Anna Gunn actually gets to do things in Meera Menon's expansive high-finance drama Equity, which is almost reason enough to recommend it right there. The Breaking Bad co-star tears into the role of a rainmaking banker taking a Silicon Valley company public. For once, it's Gunn whose character gets to wheedle and manipulate, to make power moves, to let loose in self-righteous anger, to scramble as betrayals threaten everything she has struggled to build. Her Naomi Bishop powers the film, her drive its drive, her scenes all will and grit sometimes disguised behind an easy smile to keep the men in her world comfortable.
Menon and Gunn emphasize the work behind that smile, though. Gunn's turn is a study in performance itself, in the ways Naomi finds the self she needs to play in each moment. She has to work twice as hard as the guys do, and they're quick to remind her she can lose it all if she comes across as pushy or if they don't care for her dress. Amy Fox's script suggests, wittily, that Naomi has the same problem Hollywood actresses do: Millions of dollars ride on whether dudes decide she rubs them the wrong way.
Too bad that all Gunn's work and insight aren't to the benefit of a more interesting tale. Naomi wins the job of bringing a new, privacy-minded social-media platform's IPO to the stock market, and then she faces the hard work of winning over investors, keeping the network's founders happy, heading off rumors that the network is flawed, sussing out potential leaks, and handling the complications of her ambitious V.P. Erin (Sarah Megan Thomas), who's bucking for a raise and the target of the bro-ish affections of the CEO.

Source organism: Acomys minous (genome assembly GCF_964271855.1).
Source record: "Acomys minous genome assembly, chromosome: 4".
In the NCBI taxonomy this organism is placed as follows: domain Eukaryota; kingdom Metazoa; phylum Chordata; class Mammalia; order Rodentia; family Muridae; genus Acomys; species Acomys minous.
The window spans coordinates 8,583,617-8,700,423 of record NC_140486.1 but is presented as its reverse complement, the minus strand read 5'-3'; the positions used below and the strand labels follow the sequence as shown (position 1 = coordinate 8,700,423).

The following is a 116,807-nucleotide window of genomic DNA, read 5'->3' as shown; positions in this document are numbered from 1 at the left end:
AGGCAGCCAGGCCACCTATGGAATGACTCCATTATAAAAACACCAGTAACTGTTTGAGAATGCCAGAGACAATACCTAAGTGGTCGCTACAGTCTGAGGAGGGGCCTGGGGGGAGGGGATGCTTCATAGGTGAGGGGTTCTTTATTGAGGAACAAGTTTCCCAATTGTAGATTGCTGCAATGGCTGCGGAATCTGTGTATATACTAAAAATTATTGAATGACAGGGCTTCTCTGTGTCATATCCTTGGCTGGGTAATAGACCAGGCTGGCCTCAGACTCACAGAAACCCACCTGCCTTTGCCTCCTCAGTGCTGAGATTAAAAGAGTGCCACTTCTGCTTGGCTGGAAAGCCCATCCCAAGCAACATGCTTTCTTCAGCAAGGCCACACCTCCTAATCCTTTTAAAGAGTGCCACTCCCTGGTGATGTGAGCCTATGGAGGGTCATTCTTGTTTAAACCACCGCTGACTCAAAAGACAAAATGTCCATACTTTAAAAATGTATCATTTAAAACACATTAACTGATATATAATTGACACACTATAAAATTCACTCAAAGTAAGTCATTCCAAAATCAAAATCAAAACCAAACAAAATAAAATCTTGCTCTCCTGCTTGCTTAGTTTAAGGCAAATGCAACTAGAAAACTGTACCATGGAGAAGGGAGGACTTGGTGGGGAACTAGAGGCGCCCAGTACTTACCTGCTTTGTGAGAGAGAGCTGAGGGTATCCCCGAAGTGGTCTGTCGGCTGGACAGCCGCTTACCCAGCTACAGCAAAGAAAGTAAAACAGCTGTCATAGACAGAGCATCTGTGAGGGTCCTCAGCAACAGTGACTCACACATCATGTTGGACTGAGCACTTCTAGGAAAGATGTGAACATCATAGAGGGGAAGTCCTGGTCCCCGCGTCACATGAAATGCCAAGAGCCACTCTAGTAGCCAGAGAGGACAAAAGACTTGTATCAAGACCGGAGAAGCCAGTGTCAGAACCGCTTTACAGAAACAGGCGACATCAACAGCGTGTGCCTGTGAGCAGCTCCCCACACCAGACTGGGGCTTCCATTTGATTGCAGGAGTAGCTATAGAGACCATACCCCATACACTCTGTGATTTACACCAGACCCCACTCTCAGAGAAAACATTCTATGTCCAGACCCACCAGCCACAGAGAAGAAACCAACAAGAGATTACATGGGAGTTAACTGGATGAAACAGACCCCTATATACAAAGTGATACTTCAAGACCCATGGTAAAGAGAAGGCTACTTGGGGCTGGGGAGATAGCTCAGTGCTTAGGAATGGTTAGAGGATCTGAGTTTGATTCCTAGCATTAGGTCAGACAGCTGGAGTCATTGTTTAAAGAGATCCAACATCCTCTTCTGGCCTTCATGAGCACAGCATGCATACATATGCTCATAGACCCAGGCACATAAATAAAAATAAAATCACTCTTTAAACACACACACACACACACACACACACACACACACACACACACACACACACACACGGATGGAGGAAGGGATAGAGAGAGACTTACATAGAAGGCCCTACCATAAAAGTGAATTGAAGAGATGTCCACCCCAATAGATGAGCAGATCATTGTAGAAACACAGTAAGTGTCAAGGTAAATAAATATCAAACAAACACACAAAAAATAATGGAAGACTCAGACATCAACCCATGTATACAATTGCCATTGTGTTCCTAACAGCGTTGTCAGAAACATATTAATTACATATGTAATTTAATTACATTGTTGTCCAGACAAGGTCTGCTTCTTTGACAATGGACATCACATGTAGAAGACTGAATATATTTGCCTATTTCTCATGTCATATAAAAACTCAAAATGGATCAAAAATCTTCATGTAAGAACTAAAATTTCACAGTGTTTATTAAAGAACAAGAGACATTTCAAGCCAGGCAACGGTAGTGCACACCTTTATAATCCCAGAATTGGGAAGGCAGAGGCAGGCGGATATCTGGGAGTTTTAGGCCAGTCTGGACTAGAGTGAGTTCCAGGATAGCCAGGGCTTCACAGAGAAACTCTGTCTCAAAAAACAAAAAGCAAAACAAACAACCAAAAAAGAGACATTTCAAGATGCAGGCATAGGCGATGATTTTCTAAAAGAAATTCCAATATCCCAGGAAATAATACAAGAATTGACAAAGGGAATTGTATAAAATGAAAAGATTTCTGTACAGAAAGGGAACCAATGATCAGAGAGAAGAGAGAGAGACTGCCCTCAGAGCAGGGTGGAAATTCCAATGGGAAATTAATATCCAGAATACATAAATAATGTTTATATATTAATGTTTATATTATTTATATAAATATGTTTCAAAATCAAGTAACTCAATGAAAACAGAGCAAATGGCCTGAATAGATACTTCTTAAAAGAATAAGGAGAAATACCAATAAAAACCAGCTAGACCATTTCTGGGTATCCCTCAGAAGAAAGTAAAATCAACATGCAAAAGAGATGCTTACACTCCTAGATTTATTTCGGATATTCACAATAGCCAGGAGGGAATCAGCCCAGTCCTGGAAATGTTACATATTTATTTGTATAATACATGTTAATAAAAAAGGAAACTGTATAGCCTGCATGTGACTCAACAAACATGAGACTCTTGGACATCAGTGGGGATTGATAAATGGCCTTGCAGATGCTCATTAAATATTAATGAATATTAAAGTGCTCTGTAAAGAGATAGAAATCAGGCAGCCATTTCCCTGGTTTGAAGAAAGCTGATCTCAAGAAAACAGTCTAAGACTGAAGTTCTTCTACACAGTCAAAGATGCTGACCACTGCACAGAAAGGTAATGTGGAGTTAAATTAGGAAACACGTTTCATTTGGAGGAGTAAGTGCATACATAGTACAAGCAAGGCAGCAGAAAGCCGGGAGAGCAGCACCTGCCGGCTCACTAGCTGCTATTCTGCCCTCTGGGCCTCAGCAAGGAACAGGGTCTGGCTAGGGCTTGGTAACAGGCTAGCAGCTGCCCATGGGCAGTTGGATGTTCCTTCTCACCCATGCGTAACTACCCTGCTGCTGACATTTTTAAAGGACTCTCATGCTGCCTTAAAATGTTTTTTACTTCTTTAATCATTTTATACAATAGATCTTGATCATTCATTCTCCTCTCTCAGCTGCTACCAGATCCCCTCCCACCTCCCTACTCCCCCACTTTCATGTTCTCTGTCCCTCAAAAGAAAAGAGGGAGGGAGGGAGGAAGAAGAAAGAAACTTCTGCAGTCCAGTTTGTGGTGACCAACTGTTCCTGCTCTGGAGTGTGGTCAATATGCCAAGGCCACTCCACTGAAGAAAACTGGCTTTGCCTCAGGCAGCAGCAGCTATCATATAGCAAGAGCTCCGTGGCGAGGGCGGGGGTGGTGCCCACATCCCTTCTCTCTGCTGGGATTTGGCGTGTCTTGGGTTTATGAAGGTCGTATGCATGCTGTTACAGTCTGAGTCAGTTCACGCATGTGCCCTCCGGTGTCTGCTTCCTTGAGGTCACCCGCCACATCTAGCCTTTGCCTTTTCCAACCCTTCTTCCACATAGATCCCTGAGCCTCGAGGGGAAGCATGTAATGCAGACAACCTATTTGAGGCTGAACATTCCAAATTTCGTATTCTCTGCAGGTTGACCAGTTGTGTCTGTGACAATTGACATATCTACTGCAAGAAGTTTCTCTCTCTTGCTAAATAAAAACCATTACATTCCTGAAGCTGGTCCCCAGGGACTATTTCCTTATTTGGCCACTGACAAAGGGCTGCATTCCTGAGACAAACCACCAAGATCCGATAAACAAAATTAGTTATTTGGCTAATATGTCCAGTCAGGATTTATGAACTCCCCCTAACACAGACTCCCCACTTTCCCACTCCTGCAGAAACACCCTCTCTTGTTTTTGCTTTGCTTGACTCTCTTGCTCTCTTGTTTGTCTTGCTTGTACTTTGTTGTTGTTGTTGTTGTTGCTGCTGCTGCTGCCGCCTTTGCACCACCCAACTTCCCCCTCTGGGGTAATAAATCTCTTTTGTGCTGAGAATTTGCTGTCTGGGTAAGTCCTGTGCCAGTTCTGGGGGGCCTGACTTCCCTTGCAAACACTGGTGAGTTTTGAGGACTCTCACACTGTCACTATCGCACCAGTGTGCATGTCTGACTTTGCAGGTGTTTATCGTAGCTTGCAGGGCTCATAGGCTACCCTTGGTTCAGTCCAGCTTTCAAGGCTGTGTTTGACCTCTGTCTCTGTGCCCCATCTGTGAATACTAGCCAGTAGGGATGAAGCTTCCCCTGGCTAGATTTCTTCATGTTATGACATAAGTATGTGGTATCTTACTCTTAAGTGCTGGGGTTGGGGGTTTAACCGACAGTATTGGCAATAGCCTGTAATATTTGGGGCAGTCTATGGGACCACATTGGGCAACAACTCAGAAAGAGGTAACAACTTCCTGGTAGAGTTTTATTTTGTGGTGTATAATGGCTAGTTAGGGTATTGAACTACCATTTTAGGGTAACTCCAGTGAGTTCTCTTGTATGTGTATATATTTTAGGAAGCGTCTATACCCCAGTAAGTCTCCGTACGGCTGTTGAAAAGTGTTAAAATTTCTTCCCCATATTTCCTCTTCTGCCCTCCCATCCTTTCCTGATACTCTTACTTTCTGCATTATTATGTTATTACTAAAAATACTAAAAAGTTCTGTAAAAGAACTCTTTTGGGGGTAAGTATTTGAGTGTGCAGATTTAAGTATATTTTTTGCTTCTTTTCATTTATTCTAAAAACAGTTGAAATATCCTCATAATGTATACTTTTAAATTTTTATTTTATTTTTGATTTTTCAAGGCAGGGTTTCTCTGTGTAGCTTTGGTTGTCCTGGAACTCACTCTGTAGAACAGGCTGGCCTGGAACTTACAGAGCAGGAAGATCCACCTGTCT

Once in a while, these women take a moment to breathe in their respective apartments: Erin's is tight and cluttered, filled with a man who loves her, whereas Naomi's is sleek and spare and empty as an unoccupied hotel suite. While Naomi tries to keep a potential billion-dollar deal afloat, Erin considers what it might cost to become Naomi — just in case you haven't gotten the point, the film shows us one of its ambitious women reading a blog post about whether women can have it all.
Two other figures complicate Naomi's life: She's gently dogged by Samantha (Alysia Reiner), a federal investigator convinced that Naomi is breaking the law by dishing secret tips to traders. And her occasional lover Michael (James Purefoy) happens to be one of those traders, and this sneaky cad — the film's only true villain — tries to bypass her phone's password while she's sleeping. The filmmakers are after a suspenseful, novelistic examination of Wall Street corruption, of the casual ways that the firewalls between bankers and traders get breached, how the rewards for white-collar crime wildly outweigh the risks. Even Samantha faces temptations: Why live broke, like a sucker, when she could go to work for the likes of Naomi and Michael?
The specifics of the story, though, never fascinate as much as you might hope. The IPO is deeply important to everyone onscreen but only meaningful to audiences because Naomi cares so much. She seems an eager straight-arrow, and she dominates most scenes, but even as we're privy to the work it takes to composes her business-face, Menon often chooses often to deny us a good look at it: We see Naomi over blurry shoulders, through beaded curtains or, in the opening shot, from behind as she studies her own reflection in the mirror. That's possibly to generate tension — are we to wonder whether she might surprise us with illegalities? But it's distancing, leaving us to wonder not how she's going to pull her plans off but just who exactly she might secretly be.